It may seem counterintuitive that having more people required to report abuse actually increases the number of children killed by abuse, and yet that’s what the data shows. That these rules push abusers underground where they can’t be reported, or get help, is the most likely explanation for why. 

Why Doesn’t The Church Mandate Abuse Reporting?

Why doesn’t the Church of Jesus Christ mandate that bishops report any child abuse they learn of? Well, first and primarily, as we’ve learned, that policy harms children.

But there’s also a complicated set of laws around reporting abuse. In cases such as these, two different kinds of laws come into place: mandatory reporting laws and clergy-penitent privilege laws.

Mandatory reporting laws often leave exceptions for clergy, saying that they are not required to report abuse. This is true in Idaho, where this most recent case took place.

Some church critics inaccurately claimed after the abuse in Arizona that this means that while clergy aren’t required to report abuse, they can legally report abuse if they choose to, and argued that for moral reasons, the Church of Jesus Christ should choose to always report abuse. 

While this is accurate if you look only at the mandatory reporting laws, these claims ignore laws around clergy-penitent privilege. In layman’s terms, privilege means that when you tell something in confidence to certain trusted professionals like doctors, therapists, or clergy, they are not allowed to share that information with the police or talk about it in court unless you give them permission.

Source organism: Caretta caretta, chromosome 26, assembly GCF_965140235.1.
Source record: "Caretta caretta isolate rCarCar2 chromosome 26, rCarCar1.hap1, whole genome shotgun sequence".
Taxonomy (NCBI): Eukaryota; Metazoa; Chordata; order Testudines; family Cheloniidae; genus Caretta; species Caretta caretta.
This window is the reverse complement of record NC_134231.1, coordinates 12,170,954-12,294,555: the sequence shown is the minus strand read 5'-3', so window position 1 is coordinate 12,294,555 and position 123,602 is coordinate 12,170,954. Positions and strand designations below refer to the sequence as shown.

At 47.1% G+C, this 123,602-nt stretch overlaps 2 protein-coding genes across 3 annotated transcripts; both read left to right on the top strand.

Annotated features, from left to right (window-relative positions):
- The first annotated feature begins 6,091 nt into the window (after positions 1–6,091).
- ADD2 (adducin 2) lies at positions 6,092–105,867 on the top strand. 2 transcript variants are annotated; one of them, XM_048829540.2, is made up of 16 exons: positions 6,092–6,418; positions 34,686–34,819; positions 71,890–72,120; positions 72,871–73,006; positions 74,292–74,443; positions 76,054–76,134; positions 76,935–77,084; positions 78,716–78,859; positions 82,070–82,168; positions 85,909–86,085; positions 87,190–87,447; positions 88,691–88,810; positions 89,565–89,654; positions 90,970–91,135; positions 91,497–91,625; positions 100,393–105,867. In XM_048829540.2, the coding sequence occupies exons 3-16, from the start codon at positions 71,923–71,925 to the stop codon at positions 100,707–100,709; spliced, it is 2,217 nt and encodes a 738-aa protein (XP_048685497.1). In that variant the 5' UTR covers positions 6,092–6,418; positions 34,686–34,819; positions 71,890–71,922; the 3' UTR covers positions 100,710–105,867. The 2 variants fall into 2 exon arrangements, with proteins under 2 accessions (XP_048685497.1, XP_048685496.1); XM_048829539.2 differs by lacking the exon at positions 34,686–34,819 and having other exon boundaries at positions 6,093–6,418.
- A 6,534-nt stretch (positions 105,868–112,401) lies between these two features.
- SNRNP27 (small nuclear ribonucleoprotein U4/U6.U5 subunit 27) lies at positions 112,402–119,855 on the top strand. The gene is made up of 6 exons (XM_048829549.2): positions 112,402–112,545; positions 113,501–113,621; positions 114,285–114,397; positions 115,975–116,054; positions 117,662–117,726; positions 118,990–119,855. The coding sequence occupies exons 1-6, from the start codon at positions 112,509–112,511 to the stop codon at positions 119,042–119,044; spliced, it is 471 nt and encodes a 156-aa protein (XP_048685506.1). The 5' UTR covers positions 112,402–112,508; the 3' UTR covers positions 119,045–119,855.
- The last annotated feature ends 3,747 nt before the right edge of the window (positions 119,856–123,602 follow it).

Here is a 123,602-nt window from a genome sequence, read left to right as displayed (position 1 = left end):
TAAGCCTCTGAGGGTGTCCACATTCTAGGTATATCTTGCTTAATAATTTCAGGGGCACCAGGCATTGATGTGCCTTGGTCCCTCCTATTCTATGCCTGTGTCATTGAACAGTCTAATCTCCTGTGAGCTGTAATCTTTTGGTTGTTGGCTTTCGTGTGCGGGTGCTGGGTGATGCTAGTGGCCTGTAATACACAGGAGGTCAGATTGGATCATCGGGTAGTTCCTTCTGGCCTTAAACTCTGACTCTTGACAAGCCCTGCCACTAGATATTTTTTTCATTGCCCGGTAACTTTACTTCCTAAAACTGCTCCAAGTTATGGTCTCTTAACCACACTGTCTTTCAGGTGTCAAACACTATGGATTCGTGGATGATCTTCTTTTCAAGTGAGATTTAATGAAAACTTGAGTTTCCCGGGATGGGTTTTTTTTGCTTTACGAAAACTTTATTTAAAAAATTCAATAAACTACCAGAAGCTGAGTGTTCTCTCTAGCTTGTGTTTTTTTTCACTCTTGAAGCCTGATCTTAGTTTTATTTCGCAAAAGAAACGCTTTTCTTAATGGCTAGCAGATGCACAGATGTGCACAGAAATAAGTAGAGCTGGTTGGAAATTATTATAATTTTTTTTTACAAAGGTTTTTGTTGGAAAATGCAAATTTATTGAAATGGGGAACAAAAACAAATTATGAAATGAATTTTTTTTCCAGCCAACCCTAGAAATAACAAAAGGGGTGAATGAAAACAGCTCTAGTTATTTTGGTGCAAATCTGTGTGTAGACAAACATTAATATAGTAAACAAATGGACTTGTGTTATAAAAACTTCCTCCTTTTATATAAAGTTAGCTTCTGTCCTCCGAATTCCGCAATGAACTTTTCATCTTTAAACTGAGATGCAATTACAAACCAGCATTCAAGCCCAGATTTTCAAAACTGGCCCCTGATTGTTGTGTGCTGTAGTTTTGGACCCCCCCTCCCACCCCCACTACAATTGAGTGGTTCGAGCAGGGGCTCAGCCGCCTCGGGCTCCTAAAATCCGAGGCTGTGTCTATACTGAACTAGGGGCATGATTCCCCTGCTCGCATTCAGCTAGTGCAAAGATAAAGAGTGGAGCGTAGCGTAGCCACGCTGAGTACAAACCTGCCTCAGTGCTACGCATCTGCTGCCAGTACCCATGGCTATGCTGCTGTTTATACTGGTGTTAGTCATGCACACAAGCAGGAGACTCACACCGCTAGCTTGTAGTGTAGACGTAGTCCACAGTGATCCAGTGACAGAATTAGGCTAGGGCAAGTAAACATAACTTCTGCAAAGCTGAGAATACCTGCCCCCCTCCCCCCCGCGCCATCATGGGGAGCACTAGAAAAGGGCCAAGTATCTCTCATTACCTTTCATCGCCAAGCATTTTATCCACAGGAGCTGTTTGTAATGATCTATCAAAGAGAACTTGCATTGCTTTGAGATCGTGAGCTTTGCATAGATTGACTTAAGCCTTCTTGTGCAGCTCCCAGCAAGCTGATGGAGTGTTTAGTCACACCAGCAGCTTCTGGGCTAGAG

In most states, including Idaho, clergy can’t decide to tell police what someone told them in a confession without that person’s permission. The person who confessed to them has the right to have that conversation be private—regardless of whether the clergy wants to keep it private after the fact. 

States created these laws for the utilitarian reasons Bentham identifies. Because the trust surrounding a confession produces good results for society, states want to ensure those confessions are private. 

So while some may argue that such laws should be changed—though the research suggests that would be a mistake—bishops would be breaking the law, for now, if they shared privileged information they received during a confession, as this article implies they should have. 

So What Does Reduce Abuse?

If mandatory reporting doesn’t reduce abuse, increases the worst kinds of abuse, and is often illegal for clergy, what can be done to reduce abuse? 

We are far from helpless. Studies have shown that when professionals such as doctors, therapists, and lawyers can make a judgment about when to report, it can have a positive effect on reducing abuse.